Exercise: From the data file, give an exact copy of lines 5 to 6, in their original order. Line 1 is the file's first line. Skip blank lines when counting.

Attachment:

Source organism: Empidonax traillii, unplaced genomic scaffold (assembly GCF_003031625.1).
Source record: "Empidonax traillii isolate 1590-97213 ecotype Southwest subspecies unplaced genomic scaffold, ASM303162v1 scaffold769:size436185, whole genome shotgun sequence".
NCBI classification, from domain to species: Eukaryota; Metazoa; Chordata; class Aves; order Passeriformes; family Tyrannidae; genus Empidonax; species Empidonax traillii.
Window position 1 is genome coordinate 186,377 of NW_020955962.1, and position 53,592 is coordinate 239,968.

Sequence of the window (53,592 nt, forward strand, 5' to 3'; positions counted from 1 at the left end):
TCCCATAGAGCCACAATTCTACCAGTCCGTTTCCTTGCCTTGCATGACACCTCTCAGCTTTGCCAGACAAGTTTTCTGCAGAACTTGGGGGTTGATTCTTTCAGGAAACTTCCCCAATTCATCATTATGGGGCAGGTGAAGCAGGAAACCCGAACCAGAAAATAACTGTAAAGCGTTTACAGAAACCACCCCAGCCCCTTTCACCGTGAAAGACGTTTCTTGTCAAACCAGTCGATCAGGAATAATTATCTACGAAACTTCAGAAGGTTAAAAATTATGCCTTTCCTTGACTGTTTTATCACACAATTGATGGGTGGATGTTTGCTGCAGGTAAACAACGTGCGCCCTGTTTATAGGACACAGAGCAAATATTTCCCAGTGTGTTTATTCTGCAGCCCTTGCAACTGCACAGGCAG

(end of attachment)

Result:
Sequence of the window (53,592 nt, forward strand, 5' to 3'; positions counted from 1 at the left end):
TCCCATAGAGCCACAATTCTACCAGTCCGTTTCCTTGCCTTGCATGACACCTCTCAGCTTTGCCAGACAAGTTTTCTGCAGAACTTGGGGGTTGATTCTTTCAGGAAACTTCCCCAATTCATCATTATGGGGCAGGTGAAGCAGGAAACCCGAACCAGAAAATAACTGTAAAGCGTTTACAGAAACCACCCCAGCCCCTTTCACCGTGAAAGACGTTTCTTGTCAAACCAGTCGATCAGGAATAATTATCTACGAAACTTCAGAAGGTTAAAAATTATGCCTTTCCTTGACTGTTTTATCACACAATTGATGGGTGGATGTTTGCTGCAGGTAAACAACGTGCGCCCTGTTTATAGGACACAGAGCAAATATTTCCCAGTGTGTTTATTCTGCAGCCCTTGCAACTGCACAGGCAG